Survivors of a shipwreck discovered by Libyan and European authorities earlier this month and brought to the port of Khoms around 75 miles (120 km) east of the capital told the humanitarian group Medicins Sans Frontier (MSF) that at least 20 children were among those who died at sea, including two 17-month-old toddlers who drowned with their parents.
“I was telling to the woman on the phone, ‘Please come and rescue us,’” one migrant told MSF in an account provided to The Independent, describing the crucial moments when she sought to contact European coastal authorities with a satellite phone. “I was repeating, ‘Please, there are a lot of children and women.’ It was already too late. People started to drown.”
The shipwreck came as violence in the Libyan capital, Tripoli, spiked. On Monday gunman stormed the headquarters of Libya’s National Oil Company, killing at least two people. In the chaotic aftermath of the Nato-backed armed uprising that felled Libya’s ruler in 2011, Libya has become a major transit point for migrants seeking passage to Europe. Libya’s various authorities have cobbled together deals with European capitals to throttle the flow of migrants, but the country’s ongoing civil strife frequently distracts them. The UN says at least 20,000 people have arrived by sea to Italy from Libya this year.
One survivor told MSF their flotilla of two rubber seacraft was approaching the Maltese coast when one boat began sinking. “We couldn’t swim and only a few people had life jackets,” said the survivor. “Those among us who could hold on the boat’s floating hood stayed alive.”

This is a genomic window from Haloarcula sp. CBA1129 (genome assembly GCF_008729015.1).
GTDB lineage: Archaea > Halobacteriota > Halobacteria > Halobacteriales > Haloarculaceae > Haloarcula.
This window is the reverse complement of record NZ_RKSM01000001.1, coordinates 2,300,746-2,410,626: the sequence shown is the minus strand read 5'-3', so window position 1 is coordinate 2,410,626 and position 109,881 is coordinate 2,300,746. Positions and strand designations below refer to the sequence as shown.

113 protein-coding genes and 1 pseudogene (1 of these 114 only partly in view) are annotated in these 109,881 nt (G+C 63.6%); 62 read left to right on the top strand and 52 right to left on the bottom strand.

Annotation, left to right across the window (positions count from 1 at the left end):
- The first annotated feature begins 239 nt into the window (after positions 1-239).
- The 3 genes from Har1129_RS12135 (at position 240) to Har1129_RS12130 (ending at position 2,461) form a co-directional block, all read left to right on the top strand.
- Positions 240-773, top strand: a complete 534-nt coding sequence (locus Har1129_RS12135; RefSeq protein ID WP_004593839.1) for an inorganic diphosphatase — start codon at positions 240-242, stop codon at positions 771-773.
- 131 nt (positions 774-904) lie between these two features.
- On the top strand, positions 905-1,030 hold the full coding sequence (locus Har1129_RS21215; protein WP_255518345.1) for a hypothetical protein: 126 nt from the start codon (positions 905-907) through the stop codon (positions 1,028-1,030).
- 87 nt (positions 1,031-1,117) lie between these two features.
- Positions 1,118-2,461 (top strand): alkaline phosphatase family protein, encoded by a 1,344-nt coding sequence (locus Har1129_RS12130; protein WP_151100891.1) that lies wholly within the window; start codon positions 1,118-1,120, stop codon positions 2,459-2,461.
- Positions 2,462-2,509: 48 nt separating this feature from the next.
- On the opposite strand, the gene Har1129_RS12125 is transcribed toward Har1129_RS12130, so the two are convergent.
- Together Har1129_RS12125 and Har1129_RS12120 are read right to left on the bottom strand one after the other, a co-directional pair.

Around 320 people were aboard the two boats, including Sudanese, Malians, Nigerians, Cameroonians, Ghanaians, Libyans, Algerians, and Egyptians.
“I was screaming, calling for help,” a survivor told MSF. “I was not wearing a life jacket, but there was one woman next to me. She didn’t know how to use her life vest and she didn’t know how to swim. I helped her put it on and I managed to save myself thanks to her, holding on to her life jacket.”
Rescuers came by sea and air, but arrived too late for many. “On our boat, only 55 people survived,” a survivor told MSF. Only two bodies were recovered.
Many of the survivors suffered burns from fuel spillage. Others, including pregnant women and children, were taken to a migrant detention centre under Libyan authority. So far this year, at least 13,000 refugees and migrants have been funneled into a Libyan detention system that MSF calls “harmful and arbitrary”.
“Instead of receiving the support they need, refugees and migrants are arrested and detained in deplorable living conditions, without basic safeguards or legal recourse,” MSF said in a statement.
One rescued woman interviewed by MSF said she, her 10-year-old and nine-month-old decided to try to travel to Europe because life in Libya had become unbearable. “We run away only because we don’t feel safe in Libya,” she was quoted as saying. “We are afraid of human trafficking. People are afraid here. There is no freedom for us. My boy was born in prison”.
The upsurge in violence between rival armed groups in Libya also poses a threat to the migrants. “There is a real risk of mass casualties as a result of indiscriminate shelling and artillery fire,” Ibrahim Younis, MSF’s head of mission in Libya, said in a press release. “The supply of food and water has broken down and is now only being provided on an ad-hoc basis.”
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